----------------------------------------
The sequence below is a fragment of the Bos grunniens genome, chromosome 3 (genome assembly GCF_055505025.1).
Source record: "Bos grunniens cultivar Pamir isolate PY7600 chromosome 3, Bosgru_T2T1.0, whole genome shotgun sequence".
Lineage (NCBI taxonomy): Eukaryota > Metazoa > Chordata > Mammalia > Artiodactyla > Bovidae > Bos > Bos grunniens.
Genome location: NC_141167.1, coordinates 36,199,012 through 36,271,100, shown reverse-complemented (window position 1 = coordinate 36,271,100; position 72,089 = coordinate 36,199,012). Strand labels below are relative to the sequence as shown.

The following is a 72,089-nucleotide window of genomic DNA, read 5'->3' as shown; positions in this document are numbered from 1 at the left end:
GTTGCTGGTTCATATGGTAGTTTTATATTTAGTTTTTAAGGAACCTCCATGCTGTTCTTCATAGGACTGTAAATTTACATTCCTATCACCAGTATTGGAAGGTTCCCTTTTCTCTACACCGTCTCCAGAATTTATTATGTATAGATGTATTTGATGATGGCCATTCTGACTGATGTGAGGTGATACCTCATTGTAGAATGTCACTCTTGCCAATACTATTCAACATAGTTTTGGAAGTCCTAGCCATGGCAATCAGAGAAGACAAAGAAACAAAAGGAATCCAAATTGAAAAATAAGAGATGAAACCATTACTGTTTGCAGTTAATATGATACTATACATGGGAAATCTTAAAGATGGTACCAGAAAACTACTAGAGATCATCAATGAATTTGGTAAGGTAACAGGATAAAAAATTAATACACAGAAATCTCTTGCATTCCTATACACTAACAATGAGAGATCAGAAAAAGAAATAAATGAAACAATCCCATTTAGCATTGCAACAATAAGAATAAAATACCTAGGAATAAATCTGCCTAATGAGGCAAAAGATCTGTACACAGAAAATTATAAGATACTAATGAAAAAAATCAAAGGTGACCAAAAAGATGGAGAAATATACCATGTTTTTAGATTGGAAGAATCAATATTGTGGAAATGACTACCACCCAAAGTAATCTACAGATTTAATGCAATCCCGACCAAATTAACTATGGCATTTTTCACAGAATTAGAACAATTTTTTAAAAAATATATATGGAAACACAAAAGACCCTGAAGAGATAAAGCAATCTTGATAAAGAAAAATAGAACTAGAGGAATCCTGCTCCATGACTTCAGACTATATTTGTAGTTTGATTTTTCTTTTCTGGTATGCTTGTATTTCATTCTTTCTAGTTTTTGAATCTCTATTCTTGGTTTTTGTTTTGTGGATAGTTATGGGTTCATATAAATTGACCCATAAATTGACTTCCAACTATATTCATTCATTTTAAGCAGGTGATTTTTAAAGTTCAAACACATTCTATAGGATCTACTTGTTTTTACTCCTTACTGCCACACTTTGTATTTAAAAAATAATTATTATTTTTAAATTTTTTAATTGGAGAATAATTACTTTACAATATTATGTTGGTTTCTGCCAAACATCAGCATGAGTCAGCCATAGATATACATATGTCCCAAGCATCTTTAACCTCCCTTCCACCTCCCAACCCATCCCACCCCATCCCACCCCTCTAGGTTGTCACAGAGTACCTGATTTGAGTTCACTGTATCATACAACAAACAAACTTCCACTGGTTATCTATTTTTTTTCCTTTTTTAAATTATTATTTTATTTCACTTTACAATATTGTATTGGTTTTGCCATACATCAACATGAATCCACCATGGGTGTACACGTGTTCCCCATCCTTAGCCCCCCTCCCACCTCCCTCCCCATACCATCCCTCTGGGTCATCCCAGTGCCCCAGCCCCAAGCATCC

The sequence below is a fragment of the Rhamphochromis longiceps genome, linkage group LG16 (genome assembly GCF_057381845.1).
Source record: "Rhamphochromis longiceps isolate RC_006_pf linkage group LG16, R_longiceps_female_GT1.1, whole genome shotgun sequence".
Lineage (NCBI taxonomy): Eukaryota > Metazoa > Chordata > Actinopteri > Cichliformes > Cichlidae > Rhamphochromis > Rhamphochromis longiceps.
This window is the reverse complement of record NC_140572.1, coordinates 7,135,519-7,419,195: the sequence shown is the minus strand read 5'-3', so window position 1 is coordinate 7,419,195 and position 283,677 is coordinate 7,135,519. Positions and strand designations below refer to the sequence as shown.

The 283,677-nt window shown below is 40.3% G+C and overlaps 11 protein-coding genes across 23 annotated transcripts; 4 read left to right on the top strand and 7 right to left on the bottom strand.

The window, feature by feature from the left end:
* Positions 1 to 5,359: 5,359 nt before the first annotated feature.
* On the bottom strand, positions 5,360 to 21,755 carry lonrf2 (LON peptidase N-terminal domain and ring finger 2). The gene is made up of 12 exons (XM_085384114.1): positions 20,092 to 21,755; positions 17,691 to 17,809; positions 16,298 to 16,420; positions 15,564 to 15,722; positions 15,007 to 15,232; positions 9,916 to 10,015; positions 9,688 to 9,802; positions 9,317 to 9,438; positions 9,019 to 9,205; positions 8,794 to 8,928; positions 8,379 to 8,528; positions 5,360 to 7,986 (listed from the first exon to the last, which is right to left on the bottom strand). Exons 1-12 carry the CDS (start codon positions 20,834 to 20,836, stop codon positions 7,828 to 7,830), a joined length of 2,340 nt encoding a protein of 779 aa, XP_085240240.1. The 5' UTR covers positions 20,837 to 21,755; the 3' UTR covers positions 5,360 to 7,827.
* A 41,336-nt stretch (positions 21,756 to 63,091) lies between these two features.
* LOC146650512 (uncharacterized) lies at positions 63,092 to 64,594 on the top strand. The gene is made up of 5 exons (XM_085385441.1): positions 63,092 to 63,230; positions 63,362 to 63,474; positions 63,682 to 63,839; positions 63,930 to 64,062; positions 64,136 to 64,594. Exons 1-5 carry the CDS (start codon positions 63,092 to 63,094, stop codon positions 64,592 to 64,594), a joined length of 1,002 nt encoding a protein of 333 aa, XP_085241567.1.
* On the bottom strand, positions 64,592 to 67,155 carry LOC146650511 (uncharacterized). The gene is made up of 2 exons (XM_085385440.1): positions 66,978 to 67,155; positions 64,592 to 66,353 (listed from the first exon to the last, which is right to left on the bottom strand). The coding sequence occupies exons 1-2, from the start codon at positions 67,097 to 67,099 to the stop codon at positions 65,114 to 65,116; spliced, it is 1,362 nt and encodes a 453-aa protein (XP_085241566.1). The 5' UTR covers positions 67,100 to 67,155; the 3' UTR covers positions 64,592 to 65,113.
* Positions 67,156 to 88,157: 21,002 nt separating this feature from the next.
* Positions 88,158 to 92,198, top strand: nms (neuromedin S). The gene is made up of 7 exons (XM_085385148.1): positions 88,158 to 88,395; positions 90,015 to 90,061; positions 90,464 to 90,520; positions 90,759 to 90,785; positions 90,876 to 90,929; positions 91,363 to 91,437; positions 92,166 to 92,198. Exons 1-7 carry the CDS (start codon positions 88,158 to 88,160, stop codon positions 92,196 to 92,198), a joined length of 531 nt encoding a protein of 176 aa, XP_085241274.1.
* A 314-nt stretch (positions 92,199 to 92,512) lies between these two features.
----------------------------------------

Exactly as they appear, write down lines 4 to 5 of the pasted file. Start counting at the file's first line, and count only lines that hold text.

Genome location: NC_141167.1, coordinates 36,199,012 through 36,271,100, shown reverse-complemented (window position 1 = coordinate 36,271,100; position 72,089 = coordinate 36,199,012). Strand labels below are relative to the sequence as shown.

The following is a 72,089-nucleotide window of genomic DNA, read 5'->3' as shown; positions in this document are numbered from 1 at the left end: